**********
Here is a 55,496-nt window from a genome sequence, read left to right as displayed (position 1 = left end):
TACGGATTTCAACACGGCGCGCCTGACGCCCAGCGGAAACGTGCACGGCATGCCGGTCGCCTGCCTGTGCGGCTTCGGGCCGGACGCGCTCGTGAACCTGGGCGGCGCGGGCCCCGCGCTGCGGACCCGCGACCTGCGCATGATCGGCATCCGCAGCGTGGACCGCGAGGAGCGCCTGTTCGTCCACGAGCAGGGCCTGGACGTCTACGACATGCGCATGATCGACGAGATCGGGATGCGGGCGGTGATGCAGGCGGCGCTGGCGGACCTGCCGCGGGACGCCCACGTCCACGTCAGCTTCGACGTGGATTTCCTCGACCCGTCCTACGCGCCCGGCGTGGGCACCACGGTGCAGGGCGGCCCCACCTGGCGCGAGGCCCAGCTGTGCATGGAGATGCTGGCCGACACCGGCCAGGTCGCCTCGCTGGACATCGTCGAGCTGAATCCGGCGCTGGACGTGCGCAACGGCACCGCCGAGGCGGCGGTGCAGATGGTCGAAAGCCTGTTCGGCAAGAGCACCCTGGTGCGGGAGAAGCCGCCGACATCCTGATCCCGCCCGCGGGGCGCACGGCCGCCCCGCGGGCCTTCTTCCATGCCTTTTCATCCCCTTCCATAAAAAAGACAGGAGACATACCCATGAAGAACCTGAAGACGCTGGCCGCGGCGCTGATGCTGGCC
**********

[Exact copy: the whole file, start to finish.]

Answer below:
Here is a 55,496-nt window from a genome sequence, read left to right as displayed (position 1 = left end):
TACGGATTTCAACACGGCGCGCCTGACGCCCAGCGGAAACGTGCACGGCATGCCGGTCGCCTGCCTGTGCGGCTTCGGGCCGGACGCGCTCGTGAACCTGGGCGGCGCGGGCCCCGCGCTGCGGACCCGCGACCTGCGCATGATCGGCATCCGCAGCGTGGACCGCGAGGAGCGCCTGTTCGTCCACGAGCAGGGCCTGGACGTCTACGACATGCGCATGATCGACGAGATCGGGATGCGGGCGGTGATGCAGGCGGCGCTGGCGGACCTGCCGCGGGACGCCCACGTCCACGTCAGCTTCGACGTGGATTTCCTCGACCCGTCCTACGCGCCCGGCGTGGGCACCACGGTGCAGGGCGGCCCCACCTGGCGCGAGGCCCAGCTGTGCATGGAGATGCTGGCCGACACCGGCCAGGTCGCCTCGCTGGACATCGTCGAGCTGAATCCGGCGCTGGACGTGCGCAACGGCACCGCCGAGGCGGCGGTGCAGATGGTCGAAAGCCTGTTCGGCAAGAGCACCCTGGTGCGGGAGAAGCCGCCGACATCCTGATCCCGCCCGCGGGGCGCACGGCCGCCCCGCGGGCCTTCTTCCATGCCTTTTCATCCCCTTCCATAAAAAAGACAGGAGACATACCCATGAAGAACCTGAAGACGCTGGCCGCGGCGCTGATGCTGGCC